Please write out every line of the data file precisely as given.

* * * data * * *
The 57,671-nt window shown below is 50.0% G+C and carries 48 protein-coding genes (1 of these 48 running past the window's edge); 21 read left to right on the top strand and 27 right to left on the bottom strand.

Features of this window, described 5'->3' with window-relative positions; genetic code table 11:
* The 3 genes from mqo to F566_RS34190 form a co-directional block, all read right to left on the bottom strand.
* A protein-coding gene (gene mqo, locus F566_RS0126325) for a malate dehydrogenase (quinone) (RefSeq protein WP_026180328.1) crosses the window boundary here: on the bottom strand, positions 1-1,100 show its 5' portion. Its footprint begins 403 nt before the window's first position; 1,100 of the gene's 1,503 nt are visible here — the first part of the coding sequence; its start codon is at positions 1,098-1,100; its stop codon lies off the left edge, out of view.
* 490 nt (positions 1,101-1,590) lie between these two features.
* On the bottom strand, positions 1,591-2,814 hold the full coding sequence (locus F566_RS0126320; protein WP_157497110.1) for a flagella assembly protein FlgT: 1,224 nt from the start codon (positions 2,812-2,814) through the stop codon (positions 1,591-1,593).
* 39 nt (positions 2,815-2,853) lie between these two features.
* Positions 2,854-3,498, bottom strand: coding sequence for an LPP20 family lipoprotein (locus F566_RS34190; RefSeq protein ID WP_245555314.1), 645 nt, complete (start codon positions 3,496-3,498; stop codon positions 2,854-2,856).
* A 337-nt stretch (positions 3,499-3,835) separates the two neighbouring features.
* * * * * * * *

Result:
The 57,671-nt window shown below is 50.0% G+C and carries 48 protein-coding genes (1 of these 48 running past the window's edge); 21 read left to right on the top strand and 27 right to left on the bottom strand.

Features of this window, described 5'->3' with window-relative positions; genetic code table 11:
* The 3 genes from mqo to F566_RS34190 form a co-directional block, all read right to left on the bottom strand.
* A protein-coding gene (gene mqo, locus F566_RS0126325) for a malate dehydrogenase (quinone) (RefSeq protein WP_026180328.1) crosses the window boundary here: on the bottom strand, positions 1-1,100 show its 5' portion. Its footprint begins 403 nt before the window's first position; 1,100 of the gene's 1,503 nt are visible here — the first part of the coding sequence; its start codon is at positions 1,098-1,100; its stop codon lies off the left edge, out of view.
* 490 nt (positions 1,101-1,590) lie between these two features.
* On the bottom strand, positions 1,591-2,814 hold the full coding sequence (locus F566_RS0126320; protein WP_157497110.1) for a flagella assembly protein FlgT: 1,224 nt from the start codon (positions 2,812-2,814) through the stop codon (positions 1,591-1,593).
* 39 nt (positions 2,815-2,853) lie between these two features.
* Positions 2,854-3,498, bottom strand: coding sequence for an LPP20 family lipoprotein (locus F566_RS34190; RefSeq protein ID WP_245555314.1), 645 nt, complete (start codon positions 3,496-3,498; stop codon positions 2,854-2,856).
* A 337-nt stretch (positions 3,499-3,835) separates the two neighbouring features.